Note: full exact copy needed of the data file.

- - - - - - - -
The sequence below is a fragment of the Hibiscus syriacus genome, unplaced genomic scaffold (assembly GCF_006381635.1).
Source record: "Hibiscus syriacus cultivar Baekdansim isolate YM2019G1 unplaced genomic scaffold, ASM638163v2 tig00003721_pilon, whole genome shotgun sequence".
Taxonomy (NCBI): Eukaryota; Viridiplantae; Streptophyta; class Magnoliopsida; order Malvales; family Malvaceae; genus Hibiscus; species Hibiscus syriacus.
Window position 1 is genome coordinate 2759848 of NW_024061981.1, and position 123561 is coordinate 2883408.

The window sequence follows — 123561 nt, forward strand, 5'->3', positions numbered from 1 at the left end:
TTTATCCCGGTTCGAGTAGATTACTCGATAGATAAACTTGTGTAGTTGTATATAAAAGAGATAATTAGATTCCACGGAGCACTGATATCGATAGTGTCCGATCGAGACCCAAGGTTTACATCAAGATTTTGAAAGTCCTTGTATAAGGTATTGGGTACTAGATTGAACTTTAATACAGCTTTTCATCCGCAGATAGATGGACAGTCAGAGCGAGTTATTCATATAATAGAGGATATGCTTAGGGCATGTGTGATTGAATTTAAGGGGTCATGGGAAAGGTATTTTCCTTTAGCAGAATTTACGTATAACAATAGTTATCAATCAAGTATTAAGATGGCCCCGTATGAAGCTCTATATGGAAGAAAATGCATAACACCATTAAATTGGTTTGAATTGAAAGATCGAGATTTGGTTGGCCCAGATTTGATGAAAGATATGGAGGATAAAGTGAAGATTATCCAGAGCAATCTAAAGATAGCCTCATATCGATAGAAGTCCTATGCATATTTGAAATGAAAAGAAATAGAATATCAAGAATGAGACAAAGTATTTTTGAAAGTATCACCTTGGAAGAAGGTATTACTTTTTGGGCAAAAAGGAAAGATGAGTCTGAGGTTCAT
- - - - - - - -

The sequence below is a fragment of the Hibiscus syriacus genome, unplaced genomic scaffold (assembly GCF_006381635.1).
Source record: "Hibiscus syriacus cultivar Baekdansim isolate YM2019G1 unplaced genomic scaffold, ASM638163v2 tig00003721_pilon, whole genome shotgun sequence".
Taxonomy (NCBI): Eukaryota; Viridiplantae; Streptophyta; class Magnoliopsida; order Malvales; family Malvaceae; genus Hibiscus; species Hibiscus syriacus.
Window position 1 is genome coordinate 2759848 of NW_024061981.1, and position 123561 is coordinate 2883408.

The window sequence follows — 123561 nt, forward strand, 5'->3', positions numbered from 1 at the left end:
TTTATCCCGGTTCGAGTAGATTACTCGATAGATAAACTTGTGTAGTTGTATATAAAAGAGATAATTAGATTCCACGGAGCACTGATATCGATAGTGTCCGATCGAGACCCAAGGTTTACATCAAGATTTTGAAAGTCCTTGTATAAGGTATTGGGTACTAGATTGAACTTTAATACAGCTTTTCATCCGCAGATAGATGGACAGTCAGAGCGAGTTATTCATATAATAGAGGATATGCTTAGGGCATGTGTGATTGAATTTAAGGGGTCATGGGAAAGGTATTTTCCTTTAGCAGAATTTACGTATAACAATAGTTATCAATCAAGTATTAAGATGGCCCCGTATGAAGCTCTATATGGAAGAAAATGCATAACACCATTAAATTGGTTTGAATTGAAAGATCGAGATTTGGTTGGCCCAGATTTGATGAAAGATATGGAGGATAAAGTGAAGATTATCCAGAGCAATCTAAAGATAGCCTCATATCGATAGAAGTCCTATGCATATTTGAAATGAAAAGAAATAGAATATCAAGAATGAGACAAAGTATTTTTGAAAGTATCACCTTGGAAGAAGGTATTACTTTTTGGGCAAAAAGGAAAGATGAGTCTGAGGTTCAT